If you lost a loved one due to the negligence or wrongful act of another party, you may be entitled to file a wrongful death claim and seek compensation for your losses.
You may wonder how this compensation will affect your taxes. Will you have to pay taxes on a wrongful death settlement in Illinois or to the IRS?
Wrongful death settlements are generally not taxable
Generally, settlements from wrongful death claims are not taxable, according to Internal Revenue Service Rule 1.104-1. This rule states that amounts received from wrongful death claims are not included in gross income because they are considered part of claims that result from personal injuries or physical sickness.
This means that if you receive a settlement for the economic and non-economic damages caused by the wrongful death of your loved one, you do not have to report them as income to the IRS or pay taxes on them to the federal government.
What about Illinois state taxes?
This rule applies to both Illinois state taxes and federal taxes. Illinois follows the federal tax code when it comes to wrongful death settlements, so you do not have to pay any state income tax on them either.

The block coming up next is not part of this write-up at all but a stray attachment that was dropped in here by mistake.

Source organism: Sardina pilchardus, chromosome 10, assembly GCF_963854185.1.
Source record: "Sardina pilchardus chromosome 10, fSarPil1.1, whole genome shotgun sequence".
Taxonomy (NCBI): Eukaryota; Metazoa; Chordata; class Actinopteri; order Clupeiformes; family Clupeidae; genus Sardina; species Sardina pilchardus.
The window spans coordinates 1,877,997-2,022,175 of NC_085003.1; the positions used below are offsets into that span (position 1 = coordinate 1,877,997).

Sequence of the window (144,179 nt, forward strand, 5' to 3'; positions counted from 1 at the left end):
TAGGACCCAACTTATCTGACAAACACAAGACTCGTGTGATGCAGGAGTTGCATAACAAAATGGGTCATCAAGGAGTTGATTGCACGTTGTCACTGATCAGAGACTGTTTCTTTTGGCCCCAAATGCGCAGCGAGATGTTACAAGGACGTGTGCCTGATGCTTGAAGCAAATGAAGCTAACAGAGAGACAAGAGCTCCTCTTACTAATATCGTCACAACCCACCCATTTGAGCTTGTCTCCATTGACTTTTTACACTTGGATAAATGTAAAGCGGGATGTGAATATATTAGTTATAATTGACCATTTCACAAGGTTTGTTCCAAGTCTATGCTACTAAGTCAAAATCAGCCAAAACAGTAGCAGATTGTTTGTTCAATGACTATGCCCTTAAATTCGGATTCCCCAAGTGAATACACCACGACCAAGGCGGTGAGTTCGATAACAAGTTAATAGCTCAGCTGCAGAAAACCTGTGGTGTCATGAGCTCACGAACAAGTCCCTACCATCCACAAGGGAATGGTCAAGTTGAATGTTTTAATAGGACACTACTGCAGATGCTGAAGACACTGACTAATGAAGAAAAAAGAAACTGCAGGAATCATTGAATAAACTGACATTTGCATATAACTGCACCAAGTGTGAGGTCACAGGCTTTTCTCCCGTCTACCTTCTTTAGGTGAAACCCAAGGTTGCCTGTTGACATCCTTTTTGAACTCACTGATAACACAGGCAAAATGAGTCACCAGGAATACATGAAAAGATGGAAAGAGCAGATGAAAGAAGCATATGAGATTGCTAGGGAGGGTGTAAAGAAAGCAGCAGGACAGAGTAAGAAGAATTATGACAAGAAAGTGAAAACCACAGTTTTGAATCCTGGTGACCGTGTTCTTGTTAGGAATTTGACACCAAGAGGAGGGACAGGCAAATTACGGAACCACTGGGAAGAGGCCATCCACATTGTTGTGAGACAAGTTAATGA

Are there exceptions to the non-tax rule?
Yes. There are some situations where you may have to pay taxes on some or all of your wrongful death settlement. First, if you have deducted any medical expenses or other costs related to the wrongful death from your income in previous years, you have to include the portion of the settlement that corresponds to those deductions as income and pay taxes on them. This is to prevent double benefits from the same expenses.
Second, if you receive any damages for emotional distress that are not directly caused by the physical injury or sickness that led to the wrongful death, you have to report them as income and pay taxes on them. This is because emotional distress damages are considered personal injury damages only if they stem from a physical injury or sickness.
Finally, if you receive any punitive damages as part of your wrongful death settlement, you have to report them as income and pay taxes on them. Punitive damages are awarded to punish the wrongdoer and deter similar conduct in the future, not to compensate you for your losses. Therefore, they are not considered personal injury damages and are taxable.